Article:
Convicted murderer Jerome Ersland charged with contraband possession in prison
Former Oklahoma City pharmacist Jerome Ersland was charged Monday with possessing contraband in prison. His son, Jeffrey Jay Ersland, was charged with bringing contraband into the prison.
NORMAN — In a blow to his hopes for a pardon someday, convicted murderer Jerome Jay Ersland was charged Monday with possession of contraband in prison.
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The former pharmacist, 61, is serving a life sentence for fatally shooting an already wounded robber inside a south Oklahoma City drugstore in 2009.
His son, Jeffrey Jay Ersland, 36, also was charged Monday — with bringing contraband, drugs, into prison. The contraband was identified in the felony charges as a patch of Fentanyl, a powerful pain reliever.
The new case will not affect Jerome Ersland's pending appeal, his attorney said. It could affect any future request for a pardon or sentence commutation if he is convicted again, the attorney said.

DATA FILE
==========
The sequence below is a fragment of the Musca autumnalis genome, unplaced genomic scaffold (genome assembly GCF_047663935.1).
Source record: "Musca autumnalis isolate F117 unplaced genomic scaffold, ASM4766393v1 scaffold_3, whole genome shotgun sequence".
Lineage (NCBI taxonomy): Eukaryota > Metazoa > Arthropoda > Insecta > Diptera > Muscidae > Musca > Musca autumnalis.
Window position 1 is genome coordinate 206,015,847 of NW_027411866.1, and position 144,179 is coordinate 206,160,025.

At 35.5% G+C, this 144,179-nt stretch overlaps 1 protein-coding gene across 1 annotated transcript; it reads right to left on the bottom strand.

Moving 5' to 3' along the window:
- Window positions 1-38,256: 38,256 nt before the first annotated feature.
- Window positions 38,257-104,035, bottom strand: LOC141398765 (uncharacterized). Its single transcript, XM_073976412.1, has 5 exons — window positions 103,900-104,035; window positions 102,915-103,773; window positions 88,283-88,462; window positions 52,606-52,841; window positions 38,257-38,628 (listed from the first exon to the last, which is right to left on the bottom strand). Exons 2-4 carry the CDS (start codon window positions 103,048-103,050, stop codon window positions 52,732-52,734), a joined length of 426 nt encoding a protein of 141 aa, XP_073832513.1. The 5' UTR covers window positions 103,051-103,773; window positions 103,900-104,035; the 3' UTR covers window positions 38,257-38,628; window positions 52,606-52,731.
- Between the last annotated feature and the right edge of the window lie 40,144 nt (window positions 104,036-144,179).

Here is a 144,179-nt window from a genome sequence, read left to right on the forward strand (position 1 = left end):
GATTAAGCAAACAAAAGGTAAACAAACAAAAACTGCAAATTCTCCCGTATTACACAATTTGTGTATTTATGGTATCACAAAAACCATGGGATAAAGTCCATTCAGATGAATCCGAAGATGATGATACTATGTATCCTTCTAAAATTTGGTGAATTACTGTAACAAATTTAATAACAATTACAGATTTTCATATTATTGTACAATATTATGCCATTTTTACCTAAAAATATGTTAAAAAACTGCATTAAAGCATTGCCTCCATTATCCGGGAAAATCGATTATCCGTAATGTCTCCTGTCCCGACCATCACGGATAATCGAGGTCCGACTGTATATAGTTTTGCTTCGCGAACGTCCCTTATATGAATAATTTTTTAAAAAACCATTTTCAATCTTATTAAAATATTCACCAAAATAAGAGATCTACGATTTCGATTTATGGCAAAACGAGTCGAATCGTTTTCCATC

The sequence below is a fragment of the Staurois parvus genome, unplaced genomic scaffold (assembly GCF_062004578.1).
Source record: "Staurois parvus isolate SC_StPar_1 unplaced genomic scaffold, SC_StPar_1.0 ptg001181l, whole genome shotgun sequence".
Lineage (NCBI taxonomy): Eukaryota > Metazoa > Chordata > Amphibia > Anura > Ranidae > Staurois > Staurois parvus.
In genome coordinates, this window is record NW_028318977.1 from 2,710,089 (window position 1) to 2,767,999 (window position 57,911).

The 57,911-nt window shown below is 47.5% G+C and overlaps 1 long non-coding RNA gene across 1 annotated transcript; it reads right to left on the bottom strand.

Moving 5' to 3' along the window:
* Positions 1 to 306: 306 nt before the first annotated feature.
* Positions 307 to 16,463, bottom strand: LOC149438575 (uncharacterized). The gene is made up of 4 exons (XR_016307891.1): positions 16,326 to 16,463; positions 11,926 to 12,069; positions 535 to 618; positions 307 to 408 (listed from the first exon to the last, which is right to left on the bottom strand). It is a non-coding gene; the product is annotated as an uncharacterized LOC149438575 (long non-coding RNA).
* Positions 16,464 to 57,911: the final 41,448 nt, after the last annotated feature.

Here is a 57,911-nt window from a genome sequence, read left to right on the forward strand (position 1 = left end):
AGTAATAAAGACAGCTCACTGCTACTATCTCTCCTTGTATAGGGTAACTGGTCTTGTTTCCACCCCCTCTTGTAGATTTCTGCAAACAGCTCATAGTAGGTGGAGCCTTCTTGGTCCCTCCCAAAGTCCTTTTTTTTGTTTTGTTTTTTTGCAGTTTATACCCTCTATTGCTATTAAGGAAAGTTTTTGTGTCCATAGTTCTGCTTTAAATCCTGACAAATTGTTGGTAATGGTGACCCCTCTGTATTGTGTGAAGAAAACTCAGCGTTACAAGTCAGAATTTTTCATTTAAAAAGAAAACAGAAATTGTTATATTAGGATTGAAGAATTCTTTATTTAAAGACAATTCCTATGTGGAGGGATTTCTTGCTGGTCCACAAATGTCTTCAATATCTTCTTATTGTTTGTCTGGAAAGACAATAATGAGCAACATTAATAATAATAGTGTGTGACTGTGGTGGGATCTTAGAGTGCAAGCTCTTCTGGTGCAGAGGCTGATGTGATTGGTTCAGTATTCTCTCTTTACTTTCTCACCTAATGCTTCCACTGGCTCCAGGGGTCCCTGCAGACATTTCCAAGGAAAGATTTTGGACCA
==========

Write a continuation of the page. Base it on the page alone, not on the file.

“It could certainly hurt his chances for any kind of clemency, absolutely,” attorney Doug Friesen said.
The son and other supporters of the former pharmacist have delivered thousands of petitions to the governor's office. From jail, Jerome Ersland told The Oklahoman in 2011 that he had a “lot of hope” Gov. Mary Fallin will pardon him.
Jeffrey Ersland will be cleared once the evidence is presented, his attorney said. “Justice will prevail,” said the attorney, Lana Cohlmia.
Jerome Ersland is being held at Joseph Harp Correctional Center in Lexington. His first parole hearing is scheduled for 2049.
Cleveland County District Attorney Greg Mashburn said even though Jerome Ersland may never get out of prison, “you still have to abide by the rules, or there will be consequences for your actions.”
“We can't just turn a blind eye and allow them to do whatever they want to, just because they're incarcerated,” he said.
The prosecutor also said about the murder conviction, “Well, you never know. That's the thing. You never know what's going to happen with that. Maybe the parole board will decide to put him on a secret docket sometime.”
A corrections officer reported finding two patches in Jerome Ersland's pants pocket Nov. 25 after a visit from the convict's son.
“I ... was about to escort offender Ersland, Jerome ... from the visiting room to the Mental Health unit,” Cpl. Link Logan wrote in an incident report. “I saw offender Ersland pick something up off a table and put it in his left front pocket. I asked offender Ersland what he put in his pocket and he said a candy bar.
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